Rates of theft, property crime, threatening behaviour and non-aggravated robbery have increased in Kununurra since the Federal Government’s cashless welfare card was rolled out in the East Kimberley.

WA Police figures provided to State Parliament show 277 theft offences in the North-West town in the year to May, up from 195 in the year leading up to the card’s introduction in April last year. The number of property offences rose to 965, up from 805, while there were 59 more incidents of threatening behaviour and seven more cases of non-aggravated robbery.

Crime rates were slightly down in the smaller community of Wyndham, which is also part of the East Kimberley trial.

In South Australia a similar picture emerges….

North Coast Voices,  26 April 2017  :

Uniting Communities, formerly UnitingCare Wesley Adelaide and the Adelaide Central Mission, observed on 14 March 2017:

The Report states a decrease in overall crime in the Ceduna trial site. However, the statistics for a range of crimes, as provided by SAPOL for the Eyre Western LSA over the past 12 months when compared to the previous year, indicate an increase in offences against property and against the person. Most notably, there was a 111% increase in robbery and related offences, and a 400% increase in non-aggravated robbery.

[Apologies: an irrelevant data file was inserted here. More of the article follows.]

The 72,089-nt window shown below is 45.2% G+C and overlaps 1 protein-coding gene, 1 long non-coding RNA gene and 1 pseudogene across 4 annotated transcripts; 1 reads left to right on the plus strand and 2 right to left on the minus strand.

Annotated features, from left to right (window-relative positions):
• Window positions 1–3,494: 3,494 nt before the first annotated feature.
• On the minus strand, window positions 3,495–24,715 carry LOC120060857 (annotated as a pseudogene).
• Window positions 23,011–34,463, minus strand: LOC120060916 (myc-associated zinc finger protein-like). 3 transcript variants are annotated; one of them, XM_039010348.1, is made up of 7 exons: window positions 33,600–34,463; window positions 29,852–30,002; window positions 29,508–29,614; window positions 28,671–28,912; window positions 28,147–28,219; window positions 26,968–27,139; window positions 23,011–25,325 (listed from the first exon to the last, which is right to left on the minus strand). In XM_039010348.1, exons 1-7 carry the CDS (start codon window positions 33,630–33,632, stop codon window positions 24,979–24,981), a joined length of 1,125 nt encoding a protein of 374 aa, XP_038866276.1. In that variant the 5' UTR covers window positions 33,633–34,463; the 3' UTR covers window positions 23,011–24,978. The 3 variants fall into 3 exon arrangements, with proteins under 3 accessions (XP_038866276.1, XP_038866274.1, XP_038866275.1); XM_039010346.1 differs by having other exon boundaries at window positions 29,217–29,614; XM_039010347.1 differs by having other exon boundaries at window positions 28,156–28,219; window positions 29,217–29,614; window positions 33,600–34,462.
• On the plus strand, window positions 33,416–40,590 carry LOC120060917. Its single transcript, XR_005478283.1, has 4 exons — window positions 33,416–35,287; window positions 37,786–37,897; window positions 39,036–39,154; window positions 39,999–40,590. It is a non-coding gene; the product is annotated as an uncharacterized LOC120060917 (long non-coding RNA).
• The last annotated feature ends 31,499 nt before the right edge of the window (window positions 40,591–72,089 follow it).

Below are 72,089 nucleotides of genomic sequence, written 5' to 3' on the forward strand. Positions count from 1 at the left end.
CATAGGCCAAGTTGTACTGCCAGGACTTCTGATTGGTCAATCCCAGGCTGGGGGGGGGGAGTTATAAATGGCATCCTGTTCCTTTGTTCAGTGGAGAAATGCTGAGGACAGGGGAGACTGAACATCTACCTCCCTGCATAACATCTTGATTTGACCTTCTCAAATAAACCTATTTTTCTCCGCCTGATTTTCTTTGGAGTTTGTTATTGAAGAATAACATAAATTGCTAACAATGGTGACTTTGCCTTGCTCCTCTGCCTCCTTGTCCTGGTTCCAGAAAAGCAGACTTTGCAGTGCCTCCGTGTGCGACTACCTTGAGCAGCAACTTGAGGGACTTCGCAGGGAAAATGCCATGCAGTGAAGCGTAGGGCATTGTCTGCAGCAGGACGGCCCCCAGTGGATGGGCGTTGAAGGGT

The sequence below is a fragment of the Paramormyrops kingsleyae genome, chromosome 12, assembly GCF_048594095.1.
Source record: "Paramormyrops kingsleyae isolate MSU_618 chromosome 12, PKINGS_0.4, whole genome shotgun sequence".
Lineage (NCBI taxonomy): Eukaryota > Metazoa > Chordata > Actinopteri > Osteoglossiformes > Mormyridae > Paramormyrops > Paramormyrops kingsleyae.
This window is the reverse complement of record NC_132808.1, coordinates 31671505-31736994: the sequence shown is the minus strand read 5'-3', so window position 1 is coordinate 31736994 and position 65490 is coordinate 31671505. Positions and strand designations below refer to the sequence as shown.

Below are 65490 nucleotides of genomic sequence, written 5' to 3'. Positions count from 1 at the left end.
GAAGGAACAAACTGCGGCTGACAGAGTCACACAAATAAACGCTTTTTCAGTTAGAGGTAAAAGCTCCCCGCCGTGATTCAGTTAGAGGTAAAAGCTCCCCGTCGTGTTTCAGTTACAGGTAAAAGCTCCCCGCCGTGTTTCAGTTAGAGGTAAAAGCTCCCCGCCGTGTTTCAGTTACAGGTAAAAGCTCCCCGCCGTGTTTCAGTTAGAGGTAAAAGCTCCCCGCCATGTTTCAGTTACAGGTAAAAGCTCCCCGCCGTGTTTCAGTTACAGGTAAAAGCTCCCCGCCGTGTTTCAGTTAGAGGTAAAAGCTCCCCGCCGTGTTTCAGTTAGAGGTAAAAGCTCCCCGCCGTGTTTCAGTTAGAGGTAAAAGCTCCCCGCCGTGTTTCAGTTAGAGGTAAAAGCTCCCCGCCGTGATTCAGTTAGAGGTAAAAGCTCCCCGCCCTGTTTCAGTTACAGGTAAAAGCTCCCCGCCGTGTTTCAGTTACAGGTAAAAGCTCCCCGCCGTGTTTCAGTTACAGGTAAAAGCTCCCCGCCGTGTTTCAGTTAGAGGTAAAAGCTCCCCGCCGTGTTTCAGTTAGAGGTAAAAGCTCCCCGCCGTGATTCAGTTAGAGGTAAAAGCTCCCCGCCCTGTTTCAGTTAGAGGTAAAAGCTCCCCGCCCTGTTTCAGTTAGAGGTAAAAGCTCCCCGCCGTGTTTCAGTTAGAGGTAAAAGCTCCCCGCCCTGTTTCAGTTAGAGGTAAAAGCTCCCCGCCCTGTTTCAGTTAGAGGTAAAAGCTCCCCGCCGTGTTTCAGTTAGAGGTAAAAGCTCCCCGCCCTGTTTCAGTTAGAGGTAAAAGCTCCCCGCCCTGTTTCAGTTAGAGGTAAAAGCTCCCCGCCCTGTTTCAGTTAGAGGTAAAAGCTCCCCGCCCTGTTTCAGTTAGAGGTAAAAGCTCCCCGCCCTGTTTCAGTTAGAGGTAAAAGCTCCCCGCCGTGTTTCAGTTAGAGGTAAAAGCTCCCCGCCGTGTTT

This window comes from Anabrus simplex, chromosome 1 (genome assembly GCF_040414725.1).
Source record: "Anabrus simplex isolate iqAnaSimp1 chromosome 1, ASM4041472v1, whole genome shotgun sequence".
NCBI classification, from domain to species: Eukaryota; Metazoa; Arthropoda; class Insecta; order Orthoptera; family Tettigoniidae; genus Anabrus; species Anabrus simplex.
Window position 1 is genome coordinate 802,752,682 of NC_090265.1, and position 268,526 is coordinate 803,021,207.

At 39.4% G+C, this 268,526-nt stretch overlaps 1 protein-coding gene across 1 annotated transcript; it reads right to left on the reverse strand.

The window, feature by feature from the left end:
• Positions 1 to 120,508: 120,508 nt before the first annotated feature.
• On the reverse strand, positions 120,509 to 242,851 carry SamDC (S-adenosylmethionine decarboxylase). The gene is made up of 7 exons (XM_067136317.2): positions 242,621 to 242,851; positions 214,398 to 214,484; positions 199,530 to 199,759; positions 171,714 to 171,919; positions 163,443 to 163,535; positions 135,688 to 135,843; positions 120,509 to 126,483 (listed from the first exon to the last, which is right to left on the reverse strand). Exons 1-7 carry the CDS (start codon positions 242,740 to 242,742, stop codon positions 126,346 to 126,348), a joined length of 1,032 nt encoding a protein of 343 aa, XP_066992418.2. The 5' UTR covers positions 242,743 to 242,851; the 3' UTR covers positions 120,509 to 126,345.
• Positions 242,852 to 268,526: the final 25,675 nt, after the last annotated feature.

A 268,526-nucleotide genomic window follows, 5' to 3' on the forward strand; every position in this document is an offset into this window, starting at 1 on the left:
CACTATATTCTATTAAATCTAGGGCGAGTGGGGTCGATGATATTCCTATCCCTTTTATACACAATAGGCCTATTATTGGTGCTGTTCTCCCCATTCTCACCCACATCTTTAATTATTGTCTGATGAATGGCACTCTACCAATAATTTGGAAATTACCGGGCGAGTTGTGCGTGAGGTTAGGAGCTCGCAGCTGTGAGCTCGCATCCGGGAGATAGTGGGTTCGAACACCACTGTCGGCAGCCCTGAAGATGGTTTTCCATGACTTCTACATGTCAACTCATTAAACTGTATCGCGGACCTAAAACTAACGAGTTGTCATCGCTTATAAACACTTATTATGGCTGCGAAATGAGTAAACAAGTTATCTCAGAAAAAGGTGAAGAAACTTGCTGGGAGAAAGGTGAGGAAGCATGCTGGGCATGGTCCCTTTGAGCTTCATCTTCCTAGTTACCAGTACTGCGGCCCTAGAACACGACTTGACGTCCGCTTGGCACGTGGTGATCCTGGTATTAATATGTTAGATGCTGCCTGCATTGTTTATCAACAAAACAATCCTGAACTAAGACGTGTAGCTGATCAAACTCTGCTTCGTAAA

Schrapel says, ‘It’s alarming to note that the Minister for Human Services has indicated in an interview today with ABC News that the crime figures in the Report were “preliminary and not conclusive” and yet this very same crime data has been used to validate the extension of the Cashless Card. Surely we need a more rigorous assessment of such evidence before it is used to justify a major policy announcement’.

Because DSS frequently relied on broader SLA statistics perhaps local media can be useful in fleshing the situation on the ground out a little more.

Ceduna Local Government Area has an estimated resident population of 3,716 people and The West Coast Sentinel  covers local news in the region.

Here are some of the crime reports in this newspaper during the cashless debit card trial period as of 22 April 2017:

18 April 2017:
Two Ceduna businesses were broken into early last Thursday morning. Items were stolen from Spry's Newsagency and Mitre 10, while the Ceduna Sailing Club was also damaged. Police are investigating the incidents, with electrical items and cigarettes stolen from the newsagency. Eleven mobile phones, including Samsung, ZTE and HTC brands and a Telstra Essentials black tablet were stolen along with a number of packets of ciagrettes.

3 April 2017:
A man was arrested after being caught drink driving at Koonibba on Sunday morning. Police stopped the vehicle just after 1am and requested the driver submit to a breath test.